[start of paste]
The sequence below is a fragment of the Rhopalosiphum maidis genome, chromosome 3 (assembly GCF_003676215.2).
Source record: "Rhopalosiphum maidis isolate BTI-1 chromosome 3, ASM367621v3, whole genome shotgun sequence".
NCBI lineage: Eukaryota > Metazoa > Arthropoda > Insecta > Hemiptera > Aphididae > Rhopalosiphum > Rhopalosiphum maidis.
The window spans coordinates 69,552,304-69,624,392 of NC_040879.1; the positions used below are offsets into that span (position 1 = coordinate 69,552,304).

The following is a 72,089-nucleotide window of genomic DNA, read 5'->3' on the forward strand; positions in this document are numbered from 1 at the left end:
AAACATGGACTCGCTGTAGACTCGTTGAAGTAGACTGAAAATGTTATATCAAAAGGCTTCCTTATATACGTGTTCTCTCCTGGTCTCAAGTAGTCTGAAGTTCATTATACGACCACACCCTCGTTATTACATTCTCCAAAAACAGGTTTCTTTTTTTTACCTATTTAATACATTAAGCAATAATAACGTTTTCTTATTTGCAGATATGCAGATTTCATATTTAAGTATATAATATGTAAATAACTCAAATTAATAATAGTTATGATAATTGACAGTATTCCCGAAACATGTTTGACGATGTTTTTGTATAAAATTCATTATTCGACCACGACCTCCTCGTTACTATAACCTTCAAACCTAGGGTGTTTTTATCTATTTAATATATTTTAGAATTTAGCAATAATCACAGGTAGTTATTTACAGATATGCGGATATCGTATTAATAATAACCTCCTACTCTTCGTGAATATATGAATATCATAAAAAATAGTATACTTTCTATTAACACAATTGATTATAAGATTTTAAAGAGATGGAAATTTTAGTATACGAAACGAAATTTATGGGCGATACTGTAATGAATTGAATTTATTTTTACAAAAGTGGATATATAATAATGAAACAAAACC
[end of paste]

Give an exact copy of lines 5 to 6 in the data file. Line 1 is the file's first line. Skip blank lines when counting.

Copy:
The following is a 72,089-nucleotide window of genomic DNA, read 5'->3' on the forward strand; positions in this document are numbered from 1 at the left end:
AAACATGGACTCGCTGTAGACTCGTTGAAGTAGACTGAAAATGTTATATCAAAAGGCTTCCTTATATACGTGTTCTCTCCTGGTCTCAAGTAGTCTGAAGTTCATTATACGACCACACCCTCGTTATTACATTCTCCAAAAACAGGTTTCTTTTTTTTACCTATTTAATACATTAAGCAATAATAACGTTTTCTTATTTGCAGATATGCAGATTTCATATTTAAGTATATAATATGTAAATAACTCAAATTAATAATAGTTATGATAATTGACAGTATTCCCGAAACATGTTTGACGATGTTTTTGTATAAAATTCATTATTCGACCACGACCTCCTCGTTACTATAACCTTCAAACCTAGGGTGTTTTTATCTATTTAATATATTTTAGAATTTAGCAATAATCACAGGTAGTTATTTACAGATATGCGGATATCGTATTAATAATAACCTCCTACTCTTCGTGAATATATGAATATCATAAAAAATAGTATACTTTCTATTAACACAATTGATTATAAGATTTTAAAGAGATGGAAATTTTAGTATACGAAACGAAATTTATGGGCGATACTGTAATGAATTGAATTTATTTTTACAAAAGTGGATATATAATAATGAAACAAAACC